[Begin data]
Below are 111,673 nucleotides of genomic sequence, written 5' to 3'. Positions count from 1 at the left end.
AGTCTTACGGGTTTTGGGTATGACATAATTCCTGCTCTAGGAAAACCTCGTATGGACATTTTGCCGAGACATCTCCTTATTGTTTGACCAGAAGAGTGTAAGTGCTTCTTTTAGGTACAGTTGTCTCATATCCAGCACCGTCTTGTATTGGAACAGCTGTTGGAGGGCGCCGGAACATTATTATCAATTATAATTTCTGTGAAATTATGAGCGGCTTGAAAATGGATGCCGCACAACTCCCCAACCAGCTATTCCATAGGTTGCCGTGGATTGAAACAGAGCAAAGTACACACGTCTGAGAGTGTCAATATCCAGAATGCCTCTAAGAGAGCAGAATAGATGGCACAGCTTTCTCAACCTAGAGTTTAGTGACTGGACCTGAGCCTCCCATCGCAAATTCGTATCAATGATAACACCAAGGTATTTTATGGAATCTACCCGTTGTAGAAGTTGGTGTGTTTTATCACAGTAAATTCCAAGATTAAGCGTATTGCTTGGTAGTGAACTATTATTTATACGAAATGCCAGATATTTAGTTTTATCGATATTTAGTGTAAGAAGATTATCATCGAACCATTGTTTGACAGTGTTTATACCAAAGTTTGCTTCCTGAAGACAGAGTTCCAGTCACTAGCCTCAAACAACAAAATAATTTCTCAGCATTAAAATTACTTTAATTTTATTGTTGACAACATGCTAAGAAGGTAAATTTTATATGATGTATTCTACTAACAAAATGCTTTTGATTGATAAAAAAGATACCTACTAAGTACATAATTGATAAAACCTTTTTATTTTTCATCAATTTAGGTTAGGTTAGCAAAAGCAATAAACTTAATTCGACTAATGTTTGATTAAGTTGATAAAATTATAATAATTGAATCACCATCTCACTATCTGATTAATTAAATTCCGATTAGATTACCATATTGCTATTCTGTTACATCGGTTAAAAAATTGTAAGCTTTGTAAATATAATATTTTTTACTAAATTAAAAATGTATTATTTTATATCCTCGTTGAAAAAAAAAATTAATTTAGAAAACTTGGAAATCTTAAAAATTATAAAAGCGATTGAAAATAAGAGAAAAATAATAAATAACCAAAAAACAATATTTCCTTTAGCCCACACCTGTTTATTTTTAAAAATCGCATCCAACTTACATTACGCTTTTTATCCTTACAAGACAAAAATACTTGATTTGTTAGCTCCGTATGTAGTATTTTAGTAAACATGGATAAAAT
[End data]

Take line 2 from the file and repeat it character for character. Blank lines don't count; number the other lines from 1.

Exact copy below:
AGTCTTACGGGTTTTGGGTATGACATAATTCCTGCTCTAGGAAAACCTCGTATGGACATTTTGCCGAGACATCTCCTTATTGTTTGACCAGAAGAGTGTAAGTGCTTCTTTTAGGTACAGTTGTCTCATATCCAGCACCGTCTTGTATTGGAACAGCTGTTGGAGGGCGCCGGAACATTATTATCAATTATAATTTCTGTGAAATTATGAGCGGCTTGAAAATGGATGCCGCACAACTCCCCAACCAGCTATTCCATAGGTTGCCGTGGATTGAAACAGAGCAAAGTACACACGTCTGAGAGTGTCAATATCCAGAATGCCTCTAAGAGAGCAGAATAGATGGCACAGCTTTCTCAACCTAGAGTTTAGTGACTGGACCTGAGCCTCCCATCGCAAATTCGTATCAATGATAACACCAAGGTATTTTATGGAATCTACCCGTTGTAGAAGTTGGTGTGTTTTATCACAGTAAATTCCAAGATTAAGCGTATTGCTTGGTAGTGAACTATTATTTATACGAAATGCCAGATATTTAGTTTTATCGATATTTAGTGTAAGAAGATTATCATCGAACCATTGTTTGACAGTGTTTATACCAAAGTTTGCTTCCTGAAGACAGAGTTCCAGTCACTAGCCTCAAACAACAAAATAATTTCTCAGCATTAAAATTACTTTAATTTTATTGTTGACAACATGCTAAGAAGGTAAATTTTATATGATGTATTCTACTAACAAAATGCTTTTGATTGATAAAAAAGATACCTACTAAGTACATAATTGATAAAACCTTTTTATTTTTCATCAATTTAGGTTAGGTTAGCAAAAGCAATAAACTTAATTCGACTAATGTTTGATTAAGTTGATAAAATTATAATAATTGAATCACCATCTCACTATCTGATTAATTAAATTCCGATTAGATTACCATATTGCTATTCTGTTACATCGGTTAAAAAATTGTAAGCTTTGTAAATATAATATTTTTTACTAAATTAAAAATGTATTATTTTATATCCTCGTTGAAAAAAAAAATTAATTTAGAAAACTTGGAAATCTTAAAAATTATAAAAGCGATTGAAAATAAGAGAAAAATAATAAATAACCAAAAAACAATATTTCCTTTAGCCCACACCTGTTTATTTTTAAAAATCGCATCCAACTTACATTACGCTTTTTATCCTTACAAGACAAAAATACTTGATTTGTTAGCTCCGTATGTAGTATTTTAGTAAACATGGATAAAAT